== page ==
“I’ve always been about getting people to relate,” Skepta tells Apple Music. “In the sense that we're all together—even if we might think we’re not, or things make us feel like we're constantly competing with each other. I make music to show that we're going through the same things.” Embodying the bustling, communal ethos of the early grime scene, Skepta’s bold direction and belief earned him membership to “the four best crews in the game” (Meridian, Boy Better Know, Roll Deep, and affiliation with Manchester’s Shadow Demon Coalition) as declared in the opening line of “I Spy” on 2007’s Greatest Hits. More than a decade on from that independently released debut, though, the pandemic enforced a new approach for the team player from Tottenham.
“I just felt weird about making music for people to download at 12:00 on a Thursday night in their houses,” he says. “And then debate about who's better than me, or who I'm better than. That's not really what I do it for. I like to give people moments they can remember, with friends, with music, and for that I also need to perform live.” Skepta found a willing audience on Instagram Live, in a thrilling producer battle against JAE5. After going track for track with each other, the pair launched a new, collaborative chapter that spearheads All In, the BBK frontman’s second EP. The rich, celebratory package of tracks returns Skepta to the fore in style. He floats on airy soul samples with Teezee and Kid Cudi (“Peace of Mind”), recruits Colombian superstar J Balvin for a multilingual anthem (“Nirvana”), and pays homage to classic grime aesthetics (“Eyes on Me”). Still grinding in the studio most days, nights on the road were replaced with a new pastime: poker. “It’s crazy how much of a metaphor the game is to life,” he says. “Starting out with just being lucky and getting good cards. And if you don't, you can bluff and still win. We were playing, and I had some good cards. Like, really good cards. And I said, ‘All in.’ Someone said, ‘That's the name!’ and the room stopped. It just felt right.” Read on for Skepta’s track-by-track guide to the EP.
“Normally I'd like to get more introspective in the lyrics for the intro, but this project doesn’t need a whole story behind it. These are five bangers that will go off and live their own lives, hopefully bigger than me. And when I’m working on a project, I’ll call [British producer and artist] Ragz Originale to come and listen; I trust his opinion. I played him this track. He asked for the files and whipped up something extra at the end. The beat that it changes into, that’s his style really. I love his work.”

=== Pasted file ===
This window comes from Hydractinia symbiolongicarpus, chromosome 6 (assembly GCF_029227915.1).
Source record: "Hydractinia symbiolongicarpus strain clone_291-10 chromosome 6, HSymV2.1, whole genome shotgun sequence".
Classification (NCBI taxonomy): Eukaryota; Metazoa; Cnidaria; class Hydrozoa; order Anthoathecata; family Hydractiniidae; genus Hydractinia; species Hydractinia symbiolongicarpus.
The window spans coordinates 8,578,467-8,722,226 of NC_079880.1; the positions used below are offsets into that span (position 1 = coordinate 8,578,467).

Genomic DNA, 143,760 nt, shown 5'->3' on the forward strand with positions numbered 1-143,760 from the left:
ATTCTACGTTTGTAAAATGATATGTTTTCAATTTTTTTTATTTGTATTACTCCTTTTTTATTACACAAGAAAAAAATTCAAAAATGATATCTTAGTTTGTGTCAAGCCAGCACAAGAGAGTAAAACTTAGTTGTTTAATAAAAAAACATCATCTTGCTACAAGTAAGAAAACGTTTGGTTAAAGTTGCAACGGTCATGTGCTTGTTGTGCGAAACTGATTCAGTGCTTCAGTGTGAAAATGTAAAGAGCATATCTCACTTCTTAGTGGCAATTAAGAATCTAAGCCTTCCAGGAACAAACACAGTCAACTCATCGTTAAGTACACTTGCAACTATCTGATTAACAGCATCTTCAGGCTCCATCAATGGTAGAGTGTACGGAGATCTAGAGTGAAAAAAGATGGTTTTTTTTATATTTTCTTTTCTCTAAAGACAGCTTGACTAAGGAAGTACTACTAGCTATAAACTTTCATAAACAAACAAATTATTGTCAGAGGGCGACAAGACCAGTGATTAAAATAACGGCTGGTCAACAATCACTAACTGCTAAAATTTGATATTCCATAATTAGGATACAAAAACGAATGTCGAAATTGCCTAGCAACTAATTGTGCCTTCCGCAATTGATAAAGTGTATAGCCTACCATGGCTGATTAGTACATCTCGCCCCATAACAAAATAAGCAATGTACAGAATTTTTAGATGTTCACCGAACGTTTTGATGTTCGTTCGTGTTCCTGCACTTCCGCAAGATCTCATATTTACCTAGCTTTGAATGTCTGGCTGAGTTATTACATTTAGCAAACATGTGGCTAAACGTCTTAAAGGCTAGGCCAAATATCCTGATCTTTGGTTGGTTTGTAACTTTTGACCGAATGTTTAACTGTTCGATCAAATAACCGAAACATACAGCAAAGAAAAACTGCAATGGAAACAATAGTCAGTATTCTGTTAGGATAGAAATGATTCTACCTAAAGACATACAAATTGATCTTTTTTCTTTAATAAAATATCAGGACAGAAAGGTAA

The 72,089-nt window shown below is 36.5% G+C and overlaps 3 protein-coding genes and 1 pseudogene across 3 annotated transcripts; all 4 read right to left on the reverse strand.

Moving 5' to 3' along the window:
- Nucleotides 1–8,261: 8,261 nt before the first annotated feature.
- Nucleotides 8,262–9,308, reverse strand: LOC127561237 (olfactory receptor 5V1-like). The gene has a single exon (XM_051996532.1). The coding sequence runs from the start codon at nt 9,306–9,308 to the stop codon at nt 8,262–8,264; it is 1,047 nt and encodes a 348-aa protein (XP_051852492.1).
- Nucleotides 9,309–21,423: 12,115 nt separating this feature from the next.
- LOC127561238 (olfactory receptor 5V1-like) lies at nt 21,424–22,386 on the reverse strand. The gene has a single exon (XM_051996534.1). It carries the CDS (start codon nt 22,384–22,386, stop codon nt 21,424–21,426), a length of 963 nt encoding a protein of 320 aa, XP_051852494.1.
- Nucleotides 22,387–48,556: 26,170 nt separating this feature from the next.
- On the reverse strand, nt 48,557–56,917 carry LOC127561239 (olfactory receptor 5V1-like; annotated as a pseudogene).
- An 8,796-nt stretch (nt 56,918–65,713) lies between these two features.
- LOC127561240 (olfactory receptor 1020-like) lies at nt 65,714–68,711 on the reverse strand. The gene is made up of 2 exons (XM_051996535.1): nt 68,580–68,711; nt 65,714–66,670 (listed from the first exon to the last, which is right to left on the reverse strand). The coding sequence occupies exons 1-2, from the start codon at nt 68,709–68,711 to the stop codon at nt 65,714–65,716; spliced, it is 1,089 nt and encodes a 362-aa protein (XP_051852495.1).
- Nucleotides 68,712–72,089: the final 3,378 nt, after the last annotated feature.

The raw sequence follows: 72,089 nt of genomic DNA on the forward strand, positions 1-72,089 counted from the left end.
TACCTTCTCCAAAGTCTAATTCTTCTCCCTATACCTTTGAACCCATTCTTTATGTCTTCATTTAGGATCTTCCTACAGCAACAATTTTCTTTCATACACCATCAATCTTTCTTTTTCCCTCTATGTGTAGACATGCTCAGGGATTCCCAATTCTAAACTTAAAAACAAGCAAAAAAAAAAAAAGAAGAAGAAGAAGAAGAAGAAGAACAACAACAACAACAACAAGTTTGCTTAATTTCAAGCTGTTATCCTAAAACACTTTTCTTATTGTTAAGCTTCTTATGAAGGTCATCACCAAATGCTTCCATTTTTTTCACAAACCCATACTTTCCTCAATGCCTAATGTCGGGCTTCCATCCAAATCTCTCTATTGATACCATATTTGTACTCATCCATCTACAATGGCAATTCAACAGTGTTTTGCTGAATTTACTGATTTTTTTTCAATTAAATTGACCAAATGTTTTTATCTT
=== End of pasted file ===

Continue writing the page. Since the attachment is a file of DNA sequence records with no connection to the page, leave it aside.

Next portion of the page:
“Peace of Mind” (feat. Teezee & Kid Cudi)
“In the studio, people are usually around, nodding, responding to the music, but when we made this one it was completely different. They were standing on the sofas, the desk, it was ridiculous—drinks were spilling everywhere. We ended up leaving the studio, went to a bar, and at every stage we’re getting more and more lit. We came back and [Nigerian rapper] Teezee put his verse on, and I’m looking around the room at this amazing energy. It happens to me sometimes, where I realize, ‘I’ve got something here.’”
“JAE5 is such a hard worker, he never wants to make one song and leave. We had a guitarist in the studio and he was set on making more. At this time, [2020 single] ‘Papi Chulo’ was still ringing, and I really wanted to make a part two to it. I remember me and Jae had a moment in the studio with this song. I sent it to Drake with just my verse on it, but he didn’t respond. I took it as he was busy, or he listened and thought it's not him. As I’m about to lay another verse, JAE5 suggests J Balvin. When I sent it to him, he hit me back in minutes: ‘Yo, I just listened to the song. I love it. I'm going to get in a car and drive around to it.’ The next day, we had his verse—and his lyrics have even helped set out the storyboard for the video.”
“Lit Like This”
“This will definitely be my December-in-Nigeria anthem, and it’s the first track I made with JAE5. We had a [sound] clash over Instagram last year, and there was a lot of trash talk going on. But after we cut off the live [feed], we got on the phone and reflected on how many bangers we have in different spaces of the UK, and decided to start connecting those worlds. We were going through beats, and eventually he made some brand-new shit on the spot. He really plays everything, does all the melodies. And he won’t make the beat and sit on the sofa, he’ll come with more ideas. He stays in that chair [at the mixing desk] and doesn't come off, not until it's time to go home.”
“Eyes on Me”
“The sample running through this song is taken from an old dancehall track [Dave Kelly’s ‘Showtime Riddim’]. But obviously, [London grime producer] Platinum 45 and [London grime producer] Chubby Dread sampled it first on ‘Oi’ by More Fire Crew. I was out listening to a throwback grime set when I heard it again. As soon as it starts, just before the bass comes in, I remember listening to the bounce and thinking how much I wanted to spit on that bounce. So I sampled it. And when Ragz came to the studio, he added a better bass and improved it. This is a good merge of new-school sounds and old-school sounds, to pay homage to the sample and bring it more up to date. I feel like this is where grime is at the moment.”